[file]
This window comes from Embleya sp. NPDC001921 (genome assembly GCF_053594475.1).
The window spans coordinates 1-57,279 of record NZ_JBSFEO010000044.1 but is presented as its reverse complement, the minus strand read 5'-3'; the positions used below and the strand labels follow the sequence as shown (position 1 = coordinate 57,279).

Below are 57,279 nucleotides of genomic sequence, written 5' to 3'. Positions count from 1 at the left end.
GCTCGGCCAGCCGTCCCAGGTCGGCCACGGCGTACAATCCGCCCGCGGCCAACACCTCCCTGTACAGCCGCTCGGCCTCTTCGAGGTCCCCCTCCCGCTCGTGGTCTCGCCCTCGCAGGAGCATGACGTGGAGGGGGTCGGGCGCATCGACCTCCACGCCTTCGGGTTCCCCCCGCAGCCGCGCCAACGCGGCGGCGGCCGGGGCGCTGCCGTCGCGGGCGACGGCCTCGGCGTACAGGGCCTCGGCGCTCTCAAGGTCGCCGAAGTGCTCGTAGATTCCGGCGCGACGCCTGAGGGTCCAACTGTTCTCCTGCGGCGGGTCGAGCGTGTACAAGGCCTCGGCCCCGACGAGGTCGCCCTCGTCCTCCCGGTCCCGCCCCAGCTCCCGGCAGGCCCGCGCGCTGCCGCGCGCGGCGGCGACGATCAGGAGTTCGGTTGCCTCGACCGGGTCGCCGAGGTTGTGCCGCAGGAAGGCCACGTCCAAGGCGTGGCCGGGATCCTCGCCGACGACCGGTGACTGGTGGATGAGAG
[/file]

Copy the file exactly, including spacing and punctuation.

This window comes from Embleya sp. NPDC001921 (genome assembly GCF_053594475.1).
The window spans coordinates 1-57,279 of record NZ_JBSFEO010000044.1 but is presented as its reverse complement, the minus strand read 5'-3'; the positions used below and the strand labels follow the sequence as shown (position 1 = coordinate 57,279).

Below are 57,279 nucleotides of genomic sequence, written 5' to 3'. Positions count from 1 at the left end.
GCTCGGCCAGCCGTCCCAGGTCGGCCACGGCGTACAATCCGCCCGCGGCCAACACCTCCCTGTACAGCCGCTCGGCCTCTTCGAGGTCCCCCTCCCGCTCGTGGTCTCGCCCTCGCAGGAGCATGACGTGGAGGGGGTCGGGCGCATCGACCTCCACGCCTTCGGGTTCCCCCCGCAGCCGCGCCAACGCGGCGGCGGCCGGGGCGCTGCCGTCGCGGGCGACGGCCTCGGCGTACAGGGCCTCGGCGCTCTCAAGGTCGCCGAAGTGCTCGTAGATTCCGGCGCGACGCCTGAGGGTCCAACTGTTCTCCTGCGGCGGGTCGAGCGTGTACAAGGCCTCGGCCCCGACGAGGTCGCCCTCGTCCTCCCGGTCCCGCCCCAGCTCCCGGCAGGCCCGCGCGCTGCCGCGCGCGGCGGCGACGATCAGGAGTTCGGTTGCCTCGACCGGGTCGCCGAGGTTGTGCCGCAGGAAGGCCACGTCCAAGGCGTGGCCGGGATCCTCGCCGACGACCGGTGACTGGTGGATGAGAG